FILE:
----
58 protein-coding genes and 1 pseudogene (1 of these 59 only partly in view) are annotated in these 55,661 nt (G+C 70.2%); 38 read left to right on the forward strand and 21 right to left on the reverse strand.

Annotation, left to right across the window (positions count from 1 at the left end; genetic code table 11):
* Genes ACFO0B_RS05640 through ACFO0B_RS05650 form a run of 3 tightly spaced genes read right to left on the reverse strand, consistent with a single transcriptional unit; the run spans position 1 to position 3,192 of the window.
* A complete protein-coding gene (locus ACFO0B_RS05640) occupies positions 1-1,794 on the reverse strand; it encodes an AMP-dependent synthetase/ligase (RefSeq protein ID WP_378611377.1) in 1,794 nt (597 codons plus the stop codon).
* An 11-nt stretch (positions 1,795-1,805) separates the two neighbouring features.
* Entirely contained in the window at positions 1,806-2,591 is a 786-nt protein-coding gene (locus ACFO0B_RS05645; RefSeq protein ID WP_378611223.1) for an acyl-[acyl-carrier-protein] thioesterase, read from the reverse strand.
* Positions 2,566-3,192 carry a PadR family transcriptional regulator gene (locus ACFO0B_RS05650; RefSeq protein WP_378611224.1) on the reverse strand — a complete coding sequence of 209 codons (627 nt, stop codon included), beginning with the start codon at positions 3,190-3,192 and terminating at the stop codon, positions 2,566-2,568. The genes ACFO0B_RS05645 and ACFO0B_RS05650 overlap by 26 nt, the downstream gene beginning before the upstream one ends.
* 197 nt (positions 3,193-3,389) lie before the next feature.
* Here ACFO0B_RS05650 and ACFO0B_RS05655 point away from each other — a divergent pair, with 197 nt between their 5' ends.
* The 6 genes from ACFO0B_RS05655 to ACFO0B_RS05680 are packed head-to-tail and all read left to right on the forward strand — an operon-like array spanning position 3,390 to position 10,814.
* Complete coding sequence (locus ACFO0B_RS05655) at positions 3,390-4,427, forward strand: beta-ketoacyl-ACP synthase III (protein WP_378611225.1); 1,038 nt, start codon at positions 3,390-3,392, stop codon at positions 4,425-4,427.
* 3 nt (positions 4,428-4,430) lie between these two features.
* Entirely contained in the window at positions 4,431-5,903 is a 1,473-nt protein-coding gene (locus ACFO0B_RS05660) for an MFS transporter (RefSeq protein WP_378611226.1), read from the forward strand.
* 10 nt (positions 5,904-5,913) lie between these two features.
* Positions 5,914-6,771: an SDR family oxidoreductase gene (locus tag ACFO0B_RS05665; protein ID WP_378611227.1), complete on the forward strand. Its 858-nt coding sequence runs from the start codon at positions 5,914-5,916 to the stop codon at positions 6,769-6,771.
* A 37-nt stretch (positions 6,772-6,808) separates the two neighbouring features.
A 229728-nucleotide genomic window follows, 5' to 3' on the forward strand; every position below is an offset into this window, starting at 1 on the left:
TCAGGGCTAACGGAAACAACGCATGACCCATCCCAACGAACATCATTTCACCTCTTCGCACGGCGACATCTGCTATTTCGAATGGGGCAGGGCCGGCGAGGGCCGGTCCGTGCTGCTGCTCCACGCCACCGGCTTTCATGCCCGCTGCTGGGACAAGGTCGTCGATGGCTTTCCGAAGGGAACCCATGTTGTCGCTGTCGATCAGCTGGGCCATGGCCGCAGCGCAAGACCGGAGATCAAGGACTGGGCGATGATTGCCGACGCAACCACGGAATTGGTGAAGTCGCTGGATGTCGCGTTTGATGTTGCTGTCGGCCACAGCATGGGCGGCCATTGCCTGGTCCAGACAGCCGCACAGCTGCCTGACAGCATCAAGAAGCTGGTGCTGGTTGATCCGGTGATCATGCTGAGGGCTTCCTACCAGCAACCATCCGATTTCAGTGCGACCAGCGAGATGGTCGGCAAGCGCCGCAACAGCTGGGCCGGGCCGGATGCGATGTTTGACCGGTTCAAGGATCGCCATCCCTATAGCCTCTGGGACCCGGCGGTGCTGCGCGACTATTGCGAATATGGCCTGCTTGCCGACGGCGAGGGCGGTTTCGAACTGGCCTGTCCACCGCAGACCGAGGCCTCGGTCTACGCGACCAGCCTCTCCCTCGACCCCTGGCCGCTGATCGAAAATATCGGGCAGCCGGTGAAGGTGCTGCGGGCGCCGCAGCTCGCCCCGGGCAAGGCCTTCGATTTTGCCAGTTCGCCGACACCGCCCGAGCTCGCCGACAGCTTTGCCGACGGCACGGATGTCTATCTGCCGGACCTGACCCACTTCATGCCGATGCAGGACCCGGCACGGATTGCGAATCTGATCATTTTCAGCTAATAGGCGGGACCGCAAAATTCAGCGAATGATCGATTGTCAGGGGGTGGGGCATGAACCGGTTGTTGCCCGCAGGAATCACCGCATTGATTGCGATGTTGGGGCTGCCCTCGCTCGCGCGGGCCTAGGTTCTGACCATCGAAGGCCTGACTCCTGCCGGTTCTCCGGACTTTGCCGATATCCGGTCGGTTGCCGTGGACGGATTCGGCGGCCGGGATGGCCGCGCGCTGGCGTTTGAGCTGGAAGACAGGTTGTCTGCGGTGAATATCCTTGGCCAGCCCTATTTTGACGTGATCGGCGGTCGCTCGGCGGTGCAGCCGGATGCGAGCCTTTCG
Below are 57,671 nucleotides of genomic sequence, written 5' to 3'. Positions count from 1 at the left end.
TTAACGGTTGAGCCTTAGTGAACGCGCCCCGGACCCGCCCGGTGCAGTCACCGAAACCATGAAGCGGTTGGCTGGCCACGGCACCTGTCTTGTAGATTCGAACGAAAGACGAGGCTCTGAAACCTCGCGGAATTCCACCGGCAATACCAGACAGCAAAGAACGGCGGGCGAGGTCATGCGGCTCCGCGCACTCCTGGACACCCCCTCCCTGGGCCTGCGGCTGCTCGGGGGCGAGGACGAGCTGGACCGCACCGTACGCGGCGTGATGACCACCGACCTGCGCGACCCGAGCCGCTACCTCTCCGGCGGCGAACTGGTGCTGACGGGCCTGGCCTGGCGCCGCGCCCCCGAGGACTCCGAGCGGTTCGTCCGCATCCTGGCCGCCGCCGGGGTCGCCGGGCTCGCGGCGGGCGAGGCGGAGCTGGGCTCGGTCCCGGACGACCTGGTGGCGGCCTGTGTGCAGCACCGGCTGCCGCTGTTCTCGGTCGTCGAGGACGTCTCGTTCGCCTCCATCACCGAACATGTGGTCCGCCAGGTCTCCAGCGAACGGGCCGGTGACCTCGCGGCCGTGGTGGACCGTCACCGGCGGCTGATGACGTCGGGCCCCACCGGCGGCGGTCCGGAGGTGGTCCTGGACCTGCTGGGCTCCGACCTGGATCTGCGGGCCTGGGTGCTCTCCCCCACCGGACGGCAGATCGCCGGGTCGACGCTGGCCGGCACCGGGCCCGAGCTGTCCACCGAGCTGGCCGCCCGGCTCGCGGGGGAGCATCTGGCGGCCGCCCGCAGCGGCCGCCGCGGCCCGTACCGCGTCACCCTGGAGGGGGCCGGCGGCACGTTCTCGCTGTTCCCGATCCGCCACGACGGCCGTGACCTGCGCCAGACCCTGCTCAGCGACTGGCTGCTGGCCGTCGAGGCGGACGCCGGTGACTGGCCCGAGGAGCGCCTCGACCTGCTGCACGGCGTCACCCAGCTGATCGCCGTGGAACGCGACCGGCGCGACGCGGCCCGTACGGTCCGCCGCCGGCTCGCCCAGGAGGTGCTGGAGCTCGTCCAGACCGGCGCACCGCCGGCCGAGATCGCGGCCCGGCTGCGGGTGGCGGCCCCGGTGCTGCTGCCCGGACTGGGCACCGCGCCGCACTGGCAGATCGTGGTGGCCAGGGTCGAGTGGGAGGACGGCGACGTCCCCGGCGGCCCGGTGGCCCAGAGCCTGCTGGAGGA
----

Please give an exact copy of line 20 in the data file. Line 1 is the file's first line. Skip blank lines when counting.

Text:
TTAACGGTTGAGCCTTAGTGAACGCGCCCCGGACCCGCCCGGTGCAGTCACCGAAACCATGAAGCGGTTGGCTGGCCACGGCACCTGTCTTGTAGATTCGAACGAAAGACGAGGCTCTGAAACCTCGCGGAATTCCACCGGCAATACCAGACAGCAAAGAACGGCGGGCGAGGTCATGCGGCTCCGCGCACTCCTGGACACCCCCTCCCTGGGCCTGCGGCTGCTCGGGGGCGAGGACGAGCTGGACCGCACCGTACGCGGCGTGATGACCACCGACCTGCGCGACCCGAGCCGCTACCTCTCCGGCGGCGAACTGGTGCTGACGGGCCTGGCCTGGCGCCGCGCCCCCGAGGACTCCGAGCGGTTCGTCCGCATCCTGGCCGCCGCCGGGGTCGCCGGGCTCGCGGCGGGCGAGGCGGAGCTGGGCTCGGTCCCGGACGACCTGGTGGCGGCCTGTGTGCAGCACCGGCTGCCGCTGTTCTCGGTCGTCGAGGACGTCTCGTTCGCCTCCATCACCGAACATGTGGTCCGCCAGGTCTCCAGCGAACGGGCCGGTGACCTCGCGGCCGTGGTGGACCGTCACCGGCGGCTGATGACGTCGGGCCCCACCGGCGGCGGTCCGGAGGTGGTCCTGGACCTGCTGGGCTCCGACCTGGATCTGCGGGCCTGGGTGCTCTCCCCCACCGGACGGCAGATCGCCGGGTCGACGCTGGCCGGCACCGGGCCCGAGCTGTCCACCGAGCTGGCCGCCCGGCTCGCGGGGGAGCATCTGGCGGCCGCCCGCAGCGGCCGCCGCGGCCCGTACCGCGTCACCCTGGAGGGGGCCGGCGGCACGTTCTCGCTGTTCCCGATCCGCCACGACGGCCGTGACCTGCGCCAGACCCTGCTCAGCGACTGGCTGCTGGCCGTCGAGGCGGACGCCGGTGACTGGCCCGAGGAGCGCCTCGACCTGCTGCACGGCGTCACCCAGCTGATCGCCGTGGAACGCGACCGGCGCGACGCGGCCCGTACGGTCCGCCGCCGGCTCGCCCAGGAGGTGCTGGAGCTCGTCCAGACCGGCGCACCGCCGGCCGAGATCGCGGCCCGGCTGCGGGTGGCGGCCCCGGTGCTGCTGCCCGGACTGGGCACCGCGCCGCACTGGCAGATCGTGGTGGCCAGGGTCGAGTGGGAGGACGGCGACGTCCCCGGCGGCCCGGTGGCCCAGAGCCTGCTGGAGGA